"When Windows Lies"...what does that really mean?
Mari had a fascinating blog post on this topic some years ago; she talked about the process DFIR analysts had been using to that point to determine the installation date of the operating system. In short...and this has happened several more times since then...while DFIR analysts had been using one process to assess the installation date, Windows developers had changed how this information is stored and tracked in Windows systems, reaffirming the notion that operating systems are NOT designed and maintained with forensic examiners in mind. ;-)
The take-away from Mari's blog article...for me, anyway...is the need for analysts to keep up-to-date with changes to the operating system; storage locations, log formats, etc., can (and do) change without notice. Does this mean that every analyst has to invest in research to keep up on these things? No, not at all...this is why we have a community, where this research and these findings are shared. But as she mentioned in the title and content of the article, if we just keep following our same methods, we're going to end up finding that "Windows lies". This idea or concept is not new; I've talked about the need for validation previously.
Earlier this year, a researcher used a twist on that title to talk about the "lies" analysts tools will "tell" them, specifically when it comes to USB device serial numbers. I understand the author presented at the recent SANS DFIR Summit; unfortunately, I was not able to view the presentation due to a previous commitment. However, if the content was similar, I'm not sure I'd use the term "lies" to describe what was happening here.
The author does a great job of documenting the approach they took in the article, with lots of screen captures. However, when describing the T300D Super Speed Toaster, the author states:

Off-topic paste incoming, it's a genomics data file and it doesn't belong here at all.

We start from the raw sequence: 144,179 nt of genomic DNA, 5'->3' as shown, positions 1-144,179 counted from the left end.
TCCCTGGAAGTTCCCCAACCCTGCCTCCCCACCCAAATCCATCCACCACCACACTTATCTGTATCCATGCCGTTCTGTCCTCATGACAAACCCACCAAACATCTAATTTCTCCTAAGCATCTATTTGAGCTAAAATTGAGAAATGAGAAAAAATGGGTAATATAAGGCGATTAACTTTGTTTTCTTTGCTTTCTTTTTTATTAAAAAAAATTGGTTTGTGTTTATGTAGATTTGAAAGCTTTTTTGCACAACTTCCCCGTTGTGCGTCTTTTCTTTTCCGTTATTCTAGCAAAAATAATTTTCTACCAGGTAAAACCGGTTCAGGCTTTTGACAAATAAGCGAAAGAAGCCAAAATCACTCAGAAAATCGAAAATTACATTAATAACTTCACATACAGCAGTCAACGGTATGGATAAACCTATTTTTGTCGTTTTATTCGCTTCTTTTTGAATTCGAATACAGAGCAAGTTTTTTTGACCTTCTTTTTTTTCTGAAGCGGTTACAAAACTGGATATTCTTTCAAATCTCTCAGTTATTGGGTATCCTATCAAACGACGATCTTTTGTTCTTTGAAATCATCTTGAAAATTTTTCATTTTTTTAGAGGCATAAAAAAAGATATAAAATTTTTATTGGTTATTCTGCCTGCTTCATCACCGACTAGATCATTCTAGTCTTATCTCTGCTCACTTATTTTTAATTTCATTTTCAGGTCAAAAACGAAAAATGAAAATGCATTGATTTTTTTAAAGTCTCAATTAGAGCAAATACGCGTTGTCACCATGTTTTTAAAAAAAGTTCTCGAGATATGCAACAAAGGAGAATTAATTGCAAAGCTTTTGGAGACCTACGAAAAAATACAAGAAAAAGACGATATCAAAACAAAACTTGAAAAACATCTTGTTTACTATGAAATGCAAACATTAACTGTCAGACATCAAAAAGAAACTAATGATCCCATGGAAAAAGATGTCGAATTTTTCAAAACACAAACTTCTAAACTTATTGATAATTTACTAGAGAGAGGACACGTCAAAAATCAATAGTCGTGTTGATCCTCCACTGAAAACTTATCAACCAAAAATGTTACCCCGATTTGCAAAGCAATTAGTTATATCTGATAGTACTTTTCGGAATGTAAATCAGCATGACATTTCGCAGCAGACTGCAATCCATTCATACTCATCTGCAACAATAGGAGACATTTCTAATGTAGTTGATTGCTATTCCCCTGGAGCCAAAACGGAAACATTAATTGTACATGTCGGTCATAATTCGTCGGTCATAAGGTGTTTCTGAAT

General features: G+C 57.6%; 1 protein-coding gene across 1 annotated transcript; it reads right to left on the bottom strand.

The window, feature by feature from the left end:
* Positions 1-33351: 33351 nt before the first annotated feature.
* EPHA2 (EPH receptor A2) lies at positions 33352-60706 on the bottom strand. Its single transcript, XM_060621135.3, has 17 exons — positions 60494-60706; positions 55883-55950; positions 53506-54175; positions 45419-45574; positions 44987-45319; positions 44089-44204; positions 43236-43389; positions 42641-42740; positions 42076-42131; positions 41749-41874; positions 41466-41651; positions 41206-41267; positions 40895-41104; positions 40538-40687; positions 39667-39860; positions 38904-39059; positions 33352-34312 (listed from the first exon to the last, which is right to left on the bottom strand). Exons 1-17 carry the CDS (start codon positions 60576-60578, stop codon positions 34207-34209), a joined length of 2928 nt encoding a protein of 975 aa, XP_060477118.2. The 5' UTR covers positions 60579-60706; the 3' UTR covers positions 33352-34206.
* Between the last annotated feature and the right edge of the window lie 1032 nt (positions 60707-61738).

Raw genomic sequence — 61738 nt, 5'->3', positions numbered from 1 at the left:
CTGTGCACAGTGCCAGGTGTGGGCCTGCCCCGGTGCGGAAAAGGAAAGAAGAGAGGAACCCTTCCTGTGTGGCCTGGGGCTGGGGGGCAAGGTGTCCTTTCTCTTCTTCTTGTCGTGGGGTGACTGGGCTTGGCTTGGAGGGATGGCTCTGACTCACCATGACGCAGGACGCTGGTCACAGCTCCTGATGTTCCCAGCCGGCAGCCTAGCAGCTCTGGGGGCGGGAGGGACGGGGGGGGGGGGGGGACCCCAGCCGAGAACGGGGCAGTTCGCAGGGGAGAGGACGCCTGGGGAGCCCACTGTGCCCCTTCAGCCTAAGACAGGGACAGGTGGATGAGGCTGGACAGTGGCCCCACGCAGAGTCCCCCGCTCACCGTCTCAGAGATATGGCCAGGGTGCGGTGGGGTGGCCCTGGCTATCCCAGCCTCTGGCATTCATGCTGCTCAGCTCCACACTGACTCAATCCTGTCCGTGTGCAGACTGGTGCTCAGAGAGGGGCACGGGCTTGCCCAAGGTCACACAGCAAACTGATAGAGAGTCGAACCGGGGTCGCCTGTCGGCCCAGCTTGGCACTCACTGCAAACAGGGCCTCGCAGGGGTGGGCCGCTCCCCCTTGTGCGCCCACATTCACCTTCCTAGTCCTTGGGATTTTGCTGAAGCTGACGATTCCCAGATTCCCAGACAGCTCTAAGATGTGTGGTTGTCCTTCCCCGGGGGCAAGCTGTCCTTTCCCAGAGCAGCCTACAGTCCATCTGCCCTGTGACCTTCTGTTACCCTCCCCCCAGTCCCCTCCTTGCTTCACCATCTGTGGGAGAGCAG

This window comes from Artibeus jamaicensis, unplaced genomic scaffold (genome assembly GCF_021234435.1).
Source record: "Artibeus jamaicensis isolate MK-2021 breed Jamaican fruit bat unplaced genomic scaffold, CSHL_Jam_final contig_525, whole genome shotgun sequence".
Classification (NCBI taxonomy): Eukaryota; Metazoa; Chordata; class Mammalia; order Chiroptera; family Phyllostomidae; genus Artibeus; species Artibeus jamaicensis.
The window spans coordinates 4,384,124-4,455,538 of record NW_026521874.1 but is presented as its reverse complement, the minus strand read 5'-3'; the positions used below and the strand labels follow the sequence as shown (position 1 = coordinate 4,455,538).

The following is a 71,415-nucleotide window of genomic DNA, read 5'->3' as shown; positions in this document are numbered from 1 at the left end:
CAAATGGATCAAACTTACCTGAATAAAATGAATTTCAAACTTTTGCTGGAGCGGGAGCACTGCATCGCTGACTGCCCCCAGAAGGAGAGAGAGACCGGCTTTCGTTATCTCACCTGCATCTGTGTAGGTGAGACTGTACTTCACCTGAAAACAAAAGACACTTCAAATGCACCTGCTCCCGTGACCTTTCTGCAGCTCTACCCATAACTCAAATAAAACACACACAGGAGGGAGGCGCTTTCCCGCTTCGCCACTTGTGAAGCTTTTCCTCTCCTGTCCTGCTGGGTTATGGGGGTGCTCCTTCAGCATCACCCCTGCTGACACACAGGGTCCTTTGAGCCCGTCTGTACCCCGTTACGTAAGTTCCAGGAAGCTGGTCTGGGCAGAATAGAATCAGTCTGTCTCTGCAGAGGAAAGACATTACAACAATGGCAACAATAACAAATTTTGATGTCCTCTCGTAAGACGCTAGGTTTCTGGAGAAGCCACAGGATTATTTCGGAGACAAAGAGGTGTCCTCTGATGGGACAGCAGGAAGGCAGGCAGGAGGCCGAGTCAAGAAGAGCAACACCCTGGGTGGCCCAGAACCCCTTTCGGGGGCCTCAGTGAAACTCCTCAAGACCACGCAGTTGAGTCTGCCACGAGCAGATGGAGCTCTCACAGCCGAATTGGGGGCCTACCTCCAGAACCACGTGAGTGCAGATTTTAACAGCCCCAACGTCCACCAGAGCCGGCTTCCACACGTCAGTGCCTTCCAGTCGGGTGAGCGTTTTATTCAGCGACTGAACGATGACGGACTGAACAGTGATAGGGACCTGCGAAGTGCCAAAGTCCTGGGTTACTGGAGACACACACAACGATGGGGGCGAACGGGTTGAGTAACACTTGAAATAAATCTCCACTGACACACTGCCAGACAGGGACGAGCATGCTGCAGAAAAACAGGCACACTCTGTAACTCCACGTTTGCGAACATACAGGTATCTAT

...I would have expected a device such as this to simply be a pass-through device.
I've used a lot of imaging devices in my time, but not this one; even so, just looking at the system (and without reading the online description of the device) I can't say that I would have assumed, in a million years, that this was simply a "pass-through device". Just looking at the front of the device, there's a good bit going on, and given that this is a "disk dock" for duplicating drives, I'm not at all sure that the designers took forensics processes into account.
As a result, in this case, the take-away isn't that it's about Windows "lying", as much as it is...once again...the analyst's assumptions. If the analyst feels that what they "know" is beyond reproach, and do not recognize what they "know" as assumption (even if it's more of, "...but that's how we've always done it..."), then it would appear that Windows is "lying" to them. So, again, we have the need for validation, but this time we've added the layer of "check your assumptions".
Earlier this year, Krz posted a pretty fascinating article, using the term "fools" in the title, as in "Windows fools you". In that case, what he meant was that during updates, Windows will "do things" as part of the update functionality that have an impact on subsequent response and analysis. As such, an analyst with minimal experience or visibility may assume that the "thing" done was the result of a threat actor's actions, simply because they weren't aware that this is "normal Windows functionality".
It's pretty clear that the use of the term "lies" is meant to garner attention to the content. Yes, it's absolutely critical that analysts understand the OS and data they're working with (including file formats), how their tools work, and when necessary, use multiple tools. But it's also incumbent upon analysts to check their assumptions and validate their findings, particularly when there's ample data to help dispel those assumptions. Critical thinking is paramount for DFIR analysts, and I think that both authors did a very good job in pointing that out.